layer_add_child(window_get_root_layer(window), text_layer_get_layer(batt_layer));

//Get info, copy to long-lived buffer and display
BatteryChargeState state = battery_state_service_peek();
static char buffer[] = "Battery: 100/100";
snprintf(buffer, sizeof("Battery: 100/100"), "Battery: %d/100", state.charge_percent);
text_layer_set_text(batt_layer, buffer);

After re-compiling, the battery charge percentage should be shown below the Bluetooth status.

Accelerometer Service (tap)
The Accelerometer Service operates in a very similar manner to the previous two Event Services, but can operate in two modes: tap and raw data. The tap mode will call a handler that we subscribe when the Pebble is tapped (or wrist is shaken), whereas the raw data mode will supply X, Y and Z values at an rate we select. I’ll show both of these for the sake of completeness. An application of the latter mode can be seen here.

First, we create a further TextLayer to show the output data:

static TextLayer *bt_layer, *batt_layer, *accel_layer;

The first mode we will use is the tap mode. Let’s create the TextLayer proper in window_load():

//Setup Accel Layer
accel_layer = text_layer_create(GRect(5, 45, 144, 30));
text_layer_set_font(accel_layer, fonts_get_system_font(FONT_KEY_GOTHIC_18));
text_layer_set_text(accel_layer, "Accel tap: N/A");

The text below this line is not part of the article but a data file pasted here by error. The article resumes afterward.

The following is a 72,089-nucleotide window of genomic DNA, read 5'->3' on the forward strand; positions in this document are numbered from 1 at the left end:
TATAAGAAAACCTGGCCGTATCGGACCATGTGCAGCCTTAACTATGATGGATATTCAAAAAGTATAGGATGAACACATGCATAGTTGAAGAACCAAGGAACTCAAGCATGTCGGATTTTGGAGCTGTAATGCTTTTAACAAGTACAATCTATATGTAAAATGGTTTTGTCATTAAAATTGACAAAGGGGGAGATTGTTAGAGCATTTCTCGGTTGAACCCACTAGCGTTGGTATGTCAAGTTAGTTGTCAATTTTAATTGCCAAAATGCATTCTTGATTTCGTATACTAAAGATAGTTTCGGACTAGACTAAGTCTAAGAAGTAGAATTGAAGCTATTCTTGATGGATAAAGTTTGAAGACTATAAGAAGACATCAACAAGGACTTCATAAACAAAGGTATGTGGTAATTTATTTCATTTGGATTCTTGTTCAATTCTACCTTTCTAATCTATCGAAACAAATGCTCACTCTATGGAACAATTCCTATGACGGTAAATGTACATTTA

layer_add_child(window_get_root_layer(window), text_layer_get_layer(accel_layer));

Next, we will create the handler function to be called whenever a tap is detected, and furnish it with logic to show what kind of tap was detected:

static void accel_tap_handler(AccelAxisType axis, int32_t direction)
{
  switch(axis)
  {
  case ACCEL_AXIS_X:
    if(direction > 0)
    {
      text_layer_set_text(accel_layer, "Accel tap: X (+)");
    }
    else
    {
      text_layer_set_text(accel_layer, "Accel tap: X (-)");
    }
    break;
  case ACCEL_AXIS_Y:
    if(direction > 0)
    {
      text_layer_set_text(accel_layer, "Accel tap: Y (+)");
    }
    else
    {
      text_layer_set_text(accel_layer, "Accel tap: Y (-)");
    }
    break;
  case ACCEL_AXIS_Z:
    if(direction > 0)
    {
      text_layer_set_text(accel_layer, "Accel tap: Z (+)");
    }
    else
    {
      text_layer_set_text(accel_layer, "Accel tap: Z (-)");
    }
    break;
  }
}

Finally, we subscribe our handler function to the Accelerometer Event Service in init():